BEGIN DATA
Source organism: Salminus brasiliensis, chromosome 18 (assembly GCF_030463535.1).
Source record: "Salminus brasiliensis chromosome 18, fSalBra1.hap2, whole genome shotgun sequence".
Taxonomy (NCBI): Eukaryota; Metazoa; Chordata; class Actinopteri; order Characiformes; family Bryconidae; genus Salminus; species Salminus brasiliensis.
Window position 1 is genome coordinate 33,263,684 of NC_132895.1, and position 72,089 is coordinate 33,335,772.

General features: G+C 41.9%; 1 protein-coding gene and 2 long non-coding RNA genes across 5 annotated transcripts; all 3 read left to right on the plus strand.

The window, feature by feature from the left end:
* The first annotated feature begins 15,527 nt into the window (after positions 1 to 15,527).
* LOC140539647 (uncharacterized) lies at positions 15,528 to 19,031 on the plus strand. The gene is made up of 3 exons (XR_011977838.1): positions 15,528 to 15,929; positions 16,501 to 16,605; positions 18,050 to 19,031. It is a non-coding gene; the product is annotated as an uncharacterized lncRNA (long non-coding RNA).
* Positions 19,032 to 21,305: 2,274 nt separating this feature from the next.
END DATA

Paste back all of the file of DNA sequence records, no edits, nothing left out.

Source organism: Salminus brasiliensis, chromosome 18 (assembly GCF_030463535.1).
Source record: "Salminus brasiliensis chromosome 18, fSalBra1.hap2, whole genome shotgun sequence".
Taxonomy (NCBI): Eukaryota; Metazoa; Chordata; class Actinopteri; order Characiformes; family Bryconidae; genus Salminus; species Salminus brasiliensis.
Window position 1 is genome coordinate 33,263,684 of NC_132895.1, and position 72,089 is coordinate 33,335,772.

General features: G+C 41.9%; 1 protein-coding gene and 2 long non-coding RNA genes across 5 annotated transcripts; all 3 read left to right on the plus strand.

The window, feature by feature from the left end:
* The first annotated feature begins 15,527 nt into the window (after positions 1 to 15,527).
* LOC140539647 (uncharacterized) lies at positions 15,528 to 19,031 on the plus strand. The gene is made up of 3 exons (XR_011977838.1): positions 15,528 to 15,929; positions 16,501 to 16,605; positions 18,050 to 19,031. It is a non-coding gene; the product is annotated as an uncharacterized lncRNA (long non-coding RNA).
* Positions 19,032 to 21,305: 2,274 nt separating this feature from the next.